Like other types of humanitarian intervention before it, the Responsibility to Protect (R2P) has suffered in practice from a pervasive lack of political will. This represents a failure of moral motivation, but also a failure to accept the often steep political, material and human costs associated with intervening to try and halt mass atrocity crimes. In order to ease this second barrier to intervention, we need a reform agenda that will limit the prevalence, intensity and duration of mass atrocities as well as the crisis situations that make them possible, thereby reducing the various costs associated with any specific intervention. This can be achieved through certain aspects of the work of cosmopolitan philosopher Thomas Pogge.
Hardest of all to swallow, he tells a different story about your years of separation. He thinks you could have ended his imprisonment if only you had reached out to him, and tried a little harder. Looking around at the life you have built in his absence – and the friends you have made – he accuses you of abandonment, and a lack of commitment to him.
Soon, with very little in common, you are both passing your days in silence, pretending the other is not there; wishing that you had never been reunited. But there is no going back now. So when people ask how things are in your marriage – not wanting to admit to your regrets – you smile and tell them things are great!
With ‘North Korean House of Cards: Leadership Dynamics under Kim Jong-un’, Ken Gause blends old, established details, with large leaps of inference. And in doing so he falls into many of the same problems that other authors on the topic have done. Raw speculation doesn’t carry the same opportunity costs in North Korean studies as it does in other academic fields, for obvious reasons.
Azzam consciously deconstructed his faith, labored over its scripture, and tried to reinspire its history. He built it back up in a way that only led to violence. He was carefully setting bombs that would take time, would lie dormant yet eventually explode across the Muslim world. Modern terrorism belongs to Abdullah Azzam, and his words echo among groups like ISIS: “We shall continue the jihad no matter how long the path, until the last breath and the last beat of the pulse — or until we see the Islamic state established.”
As counterintuitive as it might sound, “sustainability” and the commitment to “problem avoidance” rather than “problem solving” are, at least according to David Deutsch, very dangerous ideas. And in this regard, our near-universally pursued policy direction in response to the problem of global warming—that of trying to limit carbon emissions by means of limiting economic activity—is also very dangerous because it represents, at its core, a commitment to both those ideas. e best explanation for why we are making this mistake is the “debtor-creditor” and “pleasure-driven” conception of punishment, as it is explained by Friedrich Nietzsche
Indian Maoism – or Naxalism as it has come to be called – is the largest terrorist movement in India today. Built upon layers of political, social and economic grievance, it is an insurgency that has gripped the country since independence. However, although Maoism may have had its origins fighting against injustice, it has since evolved into a predatory movement, with a malleable attachment to ideology; a movement that pursues violence for its own sake, is happy to self-cannibalise dissenting elements, and often actively works against the interests of the communities it claims to be fighting for.
In the centre of Pyongyang, as a monument to the Great Leader, Kim Il Sung, stands the Juche Tower – a 150 metre high red flame, reaching into the sky. But, as it now hangs gangrenously from its Songun host, Juche, as an ideology, is dead! And just as with the communist insignia before it, the tower will likely be removed at some future date, in the dead of night, never to be spoken of again. Now all the talk is of ‘military first’ – of leering enemies, looming conflicts, missile launches, nuclear tests, and threats of war. And it has to be. It is the last thing that justifies the lingering scarcity, the daily suffering, and the memory of the famine – it is the only thing keeping the regime alive.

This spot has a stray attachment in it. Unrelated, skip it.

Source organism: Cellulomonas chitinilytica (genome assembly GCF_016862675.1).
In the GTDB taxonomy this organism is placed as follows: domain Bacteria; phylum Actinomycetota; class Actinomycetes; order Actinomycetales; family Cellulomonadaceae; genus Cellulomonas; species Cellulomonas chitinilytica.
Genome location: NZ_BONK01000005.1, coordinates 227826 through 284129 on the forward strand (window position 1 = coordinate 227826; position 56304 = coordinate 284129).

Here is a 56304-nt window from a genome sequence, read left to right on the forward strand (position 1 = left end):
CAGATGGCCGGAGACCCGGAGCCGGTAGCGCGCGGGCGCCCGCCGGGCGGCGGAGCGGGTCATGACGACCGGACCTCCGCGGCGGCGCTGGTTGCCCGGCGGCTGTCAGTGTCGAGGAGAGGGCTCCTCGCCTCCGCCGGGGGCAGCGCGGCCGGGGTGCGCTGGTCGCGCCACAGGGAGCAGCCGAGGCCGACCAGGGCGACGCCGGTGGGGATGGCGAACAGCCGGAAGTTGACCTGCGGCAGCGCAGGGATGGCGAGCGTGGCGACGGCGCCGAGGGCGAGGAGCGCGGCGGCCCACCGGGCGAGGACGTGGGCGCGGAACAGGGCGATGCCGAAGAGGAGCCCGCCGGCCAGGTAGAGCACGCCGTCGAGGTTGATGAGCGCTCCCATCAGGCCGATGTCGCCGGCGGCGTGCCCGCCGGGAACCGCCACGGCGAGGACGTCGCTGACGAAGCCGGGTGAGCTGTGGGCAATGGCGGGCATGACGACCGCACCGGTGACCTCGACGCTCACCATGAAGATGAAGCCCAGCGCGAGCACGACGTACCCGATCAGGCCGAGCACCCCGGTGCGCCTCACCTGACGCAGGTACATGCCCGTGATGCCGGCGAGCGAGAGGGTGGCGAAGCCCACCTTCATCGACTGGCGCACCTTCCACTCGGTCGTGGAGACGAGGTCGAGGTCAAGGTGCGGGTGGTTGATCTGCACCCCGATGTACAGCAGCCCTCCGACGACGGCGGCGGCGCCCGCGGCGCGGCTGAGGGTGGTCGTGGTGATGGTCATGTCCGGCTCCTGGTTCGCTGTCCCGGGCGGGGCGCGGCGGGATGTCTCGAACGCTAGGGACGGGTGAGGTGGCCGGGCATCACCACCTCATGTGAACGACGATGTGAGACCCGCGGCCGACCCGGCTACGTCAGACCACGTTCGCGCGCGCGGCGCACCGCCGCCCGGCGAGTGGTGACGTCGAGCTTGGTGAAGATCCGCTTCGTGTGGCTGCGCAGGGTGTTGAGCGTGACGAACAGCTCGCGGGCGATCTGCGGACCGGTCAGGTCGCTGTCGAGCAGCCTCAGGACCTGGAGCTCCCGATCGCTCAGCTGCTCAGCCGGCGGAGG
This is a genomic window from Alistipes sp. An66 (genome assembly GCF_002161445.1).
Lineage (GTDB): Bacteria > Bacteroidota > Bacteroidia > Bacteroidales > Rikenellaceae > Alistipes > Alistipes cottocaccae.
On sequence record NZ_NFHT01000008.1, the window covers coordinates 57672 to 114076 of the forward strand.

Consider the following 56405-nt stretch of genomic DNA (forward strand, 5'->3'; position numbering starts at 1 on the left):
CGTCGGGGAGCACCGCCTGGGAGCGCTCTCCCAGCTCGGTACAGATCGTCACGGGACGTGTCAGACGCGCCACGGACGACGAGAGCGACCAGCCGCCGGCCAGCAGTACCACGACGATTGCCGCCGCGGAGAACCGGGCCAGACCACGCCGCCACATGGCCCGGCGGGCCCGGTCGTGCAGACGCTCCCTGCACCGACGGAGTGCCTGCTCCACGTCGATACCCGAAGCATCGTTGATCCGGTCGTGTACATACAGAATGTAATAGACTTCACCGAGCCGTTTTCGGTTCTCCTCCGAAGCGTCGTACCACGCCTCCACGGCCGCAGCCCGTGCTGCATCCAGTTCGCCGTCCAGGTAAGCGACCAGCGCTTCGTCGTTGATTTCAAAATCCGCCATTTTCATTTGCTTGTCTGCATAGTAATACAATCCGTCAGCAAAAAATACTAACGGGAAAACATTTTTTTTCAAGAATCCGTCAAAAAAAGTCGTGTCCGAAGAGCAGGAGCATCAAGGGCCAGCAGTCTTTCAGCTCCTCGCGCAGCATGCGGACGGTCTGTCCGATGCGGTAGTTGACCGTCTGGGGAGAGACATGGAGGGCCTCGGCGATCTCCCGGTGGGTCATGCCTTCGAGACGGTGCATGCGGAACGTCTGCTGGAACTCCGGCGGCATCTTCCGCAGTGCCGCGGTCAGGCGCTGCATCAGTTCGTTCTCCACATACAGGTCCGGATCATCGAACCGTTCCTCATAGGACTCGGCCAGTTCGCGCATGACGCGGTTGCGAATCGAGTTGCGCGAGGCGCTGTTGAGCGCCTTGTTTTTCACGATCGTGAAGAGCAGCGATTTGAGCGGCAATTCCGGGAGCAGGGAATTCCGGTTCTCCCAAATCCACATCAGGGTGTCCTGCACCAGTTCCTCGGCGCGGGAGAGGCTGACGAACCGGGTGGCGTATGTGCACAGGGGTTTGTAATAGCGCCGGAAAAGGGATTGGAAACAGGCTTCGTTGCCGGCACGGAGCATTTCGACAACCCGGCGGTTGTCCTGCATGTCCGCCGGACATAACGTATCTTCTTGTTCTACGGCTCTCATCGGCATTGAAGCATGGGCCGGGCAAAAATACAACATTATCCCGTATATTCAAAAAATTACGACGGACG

It all boils down, apparently, to a misunderstanding of what ‘meaning’ actually is. There just isn’t a ‘nausea’ at the heart of life –as Sartre described it –driving people ever closer to the roof’s edge. ‘Meaning’ –as it so happens – has a rather unsexy, sober backstory: apparently it’s just a process of finding challenges, creating knowledge and solving problems. Which is exactly why they want to bring us with them, to avoid a situation where all the problems in our lives are outsourced to more competent beings. The only danger for us,they say, is to remain as we are. Though as they wrapped things up, I did sense a certain smug undercurrent bubbling to the surface: ‘If life is meaningless’they said, ‘then suicide must be also’.
Consumed by the idea of protecting the house, the dog begins searching evermore desperately for potential enemies. It begins to turn its attention inward. Every sniff of unease, doubt, or argument inside the house, is ended by the dog’s bite; terrorising either party out onto the street with the same practiced savagery that it was once taught – never to be allowed back in.
It creeps up on you slowly, but eventually, you are, once again, alone inside the house. Just you, your principles, and the dog. It catches your glance and jumps to its feet. Stepping forward closer to your face, ears erect, it tilts its head to the side trying to get a read on you. It pauses… then it begins to growl.
Then you discover he has been phoning around town, airing the details of your relationship, and trying to isolate you from your own friends and family. He convinces other people to chastise you on his behalf, and to try persuading you that you are a fool for leaving him. And then you find out he is contesting the divorce. Instead of letting his calculation that you will be worse off without him play out, he actively begins trying to, in his own words, 'make you suffer'.
It is a sad fact about philosophy that physicists tend to do it better... David Deutsch does it better! A pioneer in the fields of quantum computation and the many universes interpretation of quantum mechanics, Deutsch also thinks that we have it all wrong on climate change.Not the science! He agrees with the consensus regarding our CO2 admissions and the warming of our planet. But when it comes to the philosophical implications of that scientific understanding, we are entirely confused.